Jamaat-ul-Ahrar operate the Afia Siddiqui Brigade, named after Aafia Siddiqui, which previously carried out 2012 attacks on a police van on the Peshawar Ring Road and on the Judicial Complex in Peshawar.
According to reports, two suicide bombers attacked the churches located in a Christian locality. The bombings took place during weekly Christian service at the two churches of Yuhanabad neighbourhood located at a distance of half a kilometre apart.
The bombers targeted two churches, Saint John Catholic Church and Christ Church at around 11:00 am local time. Both churches are located in the Youhanabad area, which is one of the country's biggest Christian localities and is home to least one million people.
The bombers tried to enter the churches but were stopped at the gate by the guards, where they blew themselves up. The high number of casualties was due to the fact that weekly service was underway when the attacks occurred. The wounded were rushed to the General Hospital, where a state of emergency was declared at 12:21 pm. The explosions caused a stampede at the Church as worshipers ran to save their lives. Windowpanes were broken due to the explosions.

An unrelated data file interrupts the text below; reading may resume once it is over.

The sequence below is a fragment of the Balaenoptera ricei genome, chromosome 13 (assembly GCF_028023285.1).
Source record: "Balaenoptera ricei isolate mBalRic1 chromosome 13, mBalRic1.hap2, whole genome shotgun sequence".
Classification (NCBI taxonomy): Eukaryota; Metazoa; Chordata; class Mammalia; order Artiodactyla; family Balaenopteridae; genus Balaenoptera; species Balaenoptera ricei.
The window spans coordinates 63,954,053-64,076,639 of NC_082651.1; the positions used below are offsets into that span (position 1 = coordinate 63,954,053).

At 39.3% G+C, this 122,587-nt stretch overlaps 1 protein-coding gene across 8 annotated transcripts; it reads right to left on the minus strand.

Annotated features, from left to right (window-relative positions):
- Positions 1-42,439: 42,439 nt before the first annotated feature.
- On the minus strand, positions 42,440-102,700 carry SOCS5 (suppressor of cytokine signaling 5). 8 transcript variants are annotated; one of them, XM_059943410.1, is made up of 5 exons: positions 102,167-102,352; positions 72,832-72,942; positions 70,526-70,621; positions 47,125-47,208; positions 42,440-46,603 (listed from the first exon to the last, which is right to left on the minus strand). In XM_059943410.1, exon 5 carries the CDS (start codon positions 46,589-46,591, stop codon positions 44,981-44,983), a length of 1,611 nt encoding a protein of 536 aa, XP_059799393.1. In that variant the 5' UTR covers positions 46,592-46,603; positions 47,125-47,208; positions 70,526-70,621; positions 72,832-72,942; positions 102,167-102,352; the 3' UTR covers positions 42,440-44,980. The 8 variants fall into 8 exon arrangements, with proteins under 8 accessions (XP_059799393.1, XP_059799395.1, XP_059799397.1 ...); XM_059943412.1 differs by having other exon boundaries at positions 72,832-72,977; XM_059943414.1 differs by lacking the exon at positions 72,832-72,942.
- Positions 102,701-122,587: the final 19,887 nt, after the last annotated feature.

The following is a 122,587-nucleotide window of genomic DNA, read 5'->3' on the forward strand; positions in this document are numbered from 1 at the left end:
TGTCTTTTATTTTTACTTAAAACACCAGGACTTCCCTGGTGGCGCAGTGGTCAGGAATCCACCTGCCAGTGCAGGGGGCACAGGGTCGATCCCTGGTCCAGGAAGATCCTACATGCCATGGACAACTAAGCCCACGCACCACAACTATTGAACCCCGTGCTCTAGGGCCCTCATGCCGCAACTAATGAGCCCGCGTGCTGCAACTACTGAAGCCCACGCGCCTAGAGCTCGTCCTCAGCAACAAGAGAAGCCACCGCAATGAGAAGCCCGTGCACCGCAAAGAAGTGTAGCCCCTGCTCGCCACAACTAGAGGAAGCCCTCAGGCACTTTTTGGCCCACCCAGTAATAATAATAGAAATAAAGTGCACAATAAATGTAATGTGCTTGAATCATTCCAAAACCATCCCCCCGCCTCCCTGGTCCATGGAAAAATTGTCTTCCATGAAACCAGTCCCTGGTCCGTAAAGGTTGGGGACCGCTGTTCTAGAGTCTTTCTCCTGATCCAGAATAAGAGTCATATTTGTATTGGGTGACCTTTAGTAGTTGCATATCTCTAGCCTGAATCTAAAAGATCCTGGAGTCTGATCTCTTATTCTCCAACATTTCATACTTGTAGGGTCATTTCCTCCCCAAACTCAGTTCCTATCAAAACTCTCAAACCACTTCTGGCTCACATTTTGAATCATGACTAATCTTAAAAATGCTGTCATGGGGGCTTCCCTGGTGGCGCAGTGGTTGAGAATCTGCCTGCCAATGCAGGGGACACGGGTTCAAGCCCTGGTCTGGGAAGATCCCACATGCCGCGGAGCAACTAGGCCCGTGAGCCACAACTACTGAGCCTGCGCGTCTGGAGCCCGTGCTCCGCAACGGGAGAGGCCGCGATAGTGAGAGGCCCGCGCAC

Jamaat-ul-Ahrar a splinter group of Tehrik-i-Taliban Pakistan, which had reconciled with and rejoined the Tehrik-i-Taliban Pakistan earlier the same month claimed responsibility for the attacks.
Tehrik-i-Taliban Pakistan spokesperson Ehsanullah Ehsan used his Afghan mobile number to contact the media in Pakistan. He said, "We have carried out the attack. We have reached Lahore, the center of Punjab province, which is a challenge and a warning to the rulers,". He said that the group of suicide bombers who carried out the attack belonged to the Aafia Siddiqui Brigade. In August 2015, Punjab home minister Shuja Khanzada announced that five people were arrested in connection with the attack. According to Khanzada, they belonged to the TTP's Shehryar Mehsud group and planned the attacks inside Afghanistan, from where they came to Lahore. According to the statement, the arrested suspects received monetary and material support from India. They also confessed to planning more attacks in Karachi and Lahore.